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Written by Rachel G
(9/24/2010 6:58 p.m.)
in consequence of the missive, Locked gate and the starling, penned by Barb JA
It seems that MP contains a good deal of veiled political satire and symbolism, and by embedding "Lovers' Vows in her narrative JA opened a rich seam of literary allusion which would have conveyed a good deal to her readers. So I strongly suspect that her choice of this quote from "A Sentimental Journey" would have conveyed an additional layer of meaning beyond the reference by Maria to the constraints of her engagement.
I freely admit that I don't know quite what JA was getting at here. The 'starling' quote references slavery, which may be relevant given that Sir Thomas has business interests in Antigua. One of the characters in "A Sentimental Journey" is named Maria, and there could be issues relating to ideas of questionable morality. I'm really not sure.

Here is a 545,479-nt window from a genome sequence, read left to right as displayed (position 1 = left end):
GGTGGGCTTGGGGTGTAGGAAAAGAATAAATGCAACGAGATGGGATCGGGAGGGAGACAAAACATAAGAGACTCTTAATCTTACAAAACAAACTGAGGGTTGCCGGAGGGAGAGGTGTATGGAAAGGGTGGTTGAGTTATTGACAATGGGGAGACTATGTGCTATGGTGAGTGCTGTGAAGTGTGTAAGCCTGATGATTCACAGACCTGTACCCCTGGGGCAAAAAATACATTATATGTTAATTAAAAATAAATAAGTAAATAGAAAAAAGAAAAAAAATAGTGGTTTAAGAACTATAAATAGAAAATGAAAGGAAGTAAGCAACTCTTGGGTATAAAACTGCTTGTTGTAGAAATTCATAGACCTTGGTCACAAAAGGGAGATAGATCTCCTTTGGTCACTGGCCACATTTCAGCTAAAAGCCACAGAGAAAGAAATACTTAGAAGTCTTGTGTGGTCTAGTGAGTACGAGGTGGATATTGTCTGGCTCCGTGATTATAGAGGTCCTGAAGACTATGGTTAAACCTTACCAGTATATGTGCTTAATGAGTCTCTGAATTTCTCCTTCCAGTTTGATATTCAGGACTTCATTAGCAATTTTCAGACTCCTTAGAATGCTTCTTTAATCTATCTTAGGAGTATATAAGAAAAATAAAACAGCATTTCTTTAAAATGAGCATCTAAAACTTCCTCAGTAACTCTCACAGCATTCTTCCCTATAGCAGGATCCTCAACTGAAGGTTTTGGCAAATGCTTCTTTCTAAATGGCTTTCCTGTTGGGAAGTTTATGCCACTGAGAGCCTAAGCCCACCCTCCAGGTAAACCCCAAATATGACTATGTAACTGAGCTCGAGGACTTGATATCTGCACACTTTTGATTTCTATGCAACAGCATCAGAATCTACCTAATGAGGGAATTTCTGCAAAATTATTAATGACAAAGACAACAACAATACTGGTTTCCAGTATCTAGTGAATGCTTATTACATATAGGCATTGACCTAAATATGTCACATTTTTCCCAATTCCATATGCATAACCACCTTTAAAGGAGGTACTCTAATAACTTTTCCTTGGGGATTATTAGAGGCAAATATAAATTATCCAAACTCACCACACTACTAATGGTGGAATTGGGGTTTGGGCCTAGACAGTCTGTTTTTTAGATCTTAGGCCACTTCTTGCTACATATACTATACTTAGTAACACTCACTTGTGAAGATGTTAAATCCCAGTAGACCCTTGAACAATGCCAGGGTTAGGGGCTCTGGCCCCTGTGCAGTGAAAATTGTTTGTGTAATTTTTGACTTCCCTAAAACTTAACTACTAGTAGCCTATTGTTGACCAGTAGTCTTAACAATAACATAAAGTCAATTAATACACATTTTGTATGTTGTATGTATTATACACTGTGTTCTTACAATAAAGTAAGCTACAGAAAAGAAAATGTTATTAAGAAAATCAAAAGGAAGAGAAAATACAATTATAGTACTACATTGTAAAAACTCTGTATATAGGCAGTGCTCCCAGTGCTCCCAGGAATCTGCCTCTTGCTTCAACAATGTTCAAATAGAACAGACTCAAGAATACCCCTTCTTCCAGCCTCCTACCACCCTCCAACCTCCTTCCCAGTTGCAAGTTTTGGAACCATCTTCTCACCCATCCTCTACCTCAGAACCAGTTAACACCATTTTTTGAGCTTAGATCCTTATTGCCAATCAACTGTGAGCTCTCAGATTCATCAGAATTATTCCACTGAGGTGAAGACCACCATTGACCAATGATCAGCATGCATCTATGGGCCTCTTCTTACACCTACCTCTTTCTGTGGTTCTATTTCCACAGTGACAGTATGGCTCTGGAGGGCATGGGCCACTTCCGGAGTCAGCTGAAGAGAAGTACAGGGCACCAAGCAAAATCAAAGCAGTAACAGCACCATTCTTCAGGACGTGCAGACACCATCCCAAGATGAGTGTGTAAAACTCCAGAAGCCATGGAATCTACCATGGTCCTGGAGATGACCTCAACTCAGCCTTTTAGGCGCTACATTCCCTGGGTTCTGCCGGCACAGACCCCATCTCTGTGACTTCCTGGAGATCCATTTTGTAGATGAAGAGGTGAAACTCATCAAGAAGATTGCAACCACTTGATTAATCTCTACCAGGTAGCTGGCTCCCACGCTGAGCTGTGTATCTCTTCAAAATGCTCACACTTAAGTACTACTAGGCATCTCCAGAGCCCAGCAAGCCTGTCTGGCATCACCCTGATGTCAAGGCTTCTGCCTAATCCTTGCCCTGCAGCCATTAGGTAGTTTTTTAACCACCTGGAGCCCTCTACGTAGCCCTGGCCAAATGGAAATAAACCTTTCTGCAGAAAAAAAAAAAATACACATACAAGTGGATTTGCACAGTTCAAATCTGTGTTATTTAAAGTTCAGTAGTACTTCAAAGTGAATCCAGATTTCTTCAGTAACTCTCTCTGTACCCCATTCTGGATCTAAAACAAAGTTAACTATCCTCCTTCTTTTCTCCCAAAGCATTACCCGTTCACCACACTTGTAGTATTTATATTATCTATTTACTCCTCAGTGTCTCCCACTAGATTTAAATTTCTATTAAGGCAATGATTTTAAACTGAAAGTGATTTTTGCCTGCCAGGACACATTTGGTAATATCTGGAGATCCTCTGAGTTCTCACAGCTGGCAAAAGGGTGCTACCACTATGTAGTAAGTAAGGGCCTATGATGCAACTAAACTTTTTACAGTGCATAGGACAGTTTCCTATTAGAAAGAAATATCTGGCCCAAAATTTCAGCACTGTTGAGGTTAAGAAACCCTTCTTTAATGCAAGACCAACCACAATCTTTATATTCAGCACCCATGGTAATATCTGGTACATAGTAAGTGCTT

I have linked the relevant chapter of "A Sentimental Journey" at the foot of this post - the Starling quote is towards the bottom of the page. The full text of "A Sentimental Journey" can be found on-line, as well as quite a bit of contextual information and Lit. Crit.
For background information and food for thought here's a page which discusses Sterne's life and work:-
And here is an article about "A Sentimental Journey through France and Italy":-
(Sorry - couldn't get embedded links to work, so you'll need to cut & paste.)
If anyone has any insights into what JA's deeper purpose may have been when she chose this particular quote from this particular work it would be very interesting to hear about them.
|"A Sentimental Journey" - the Starling quote.|
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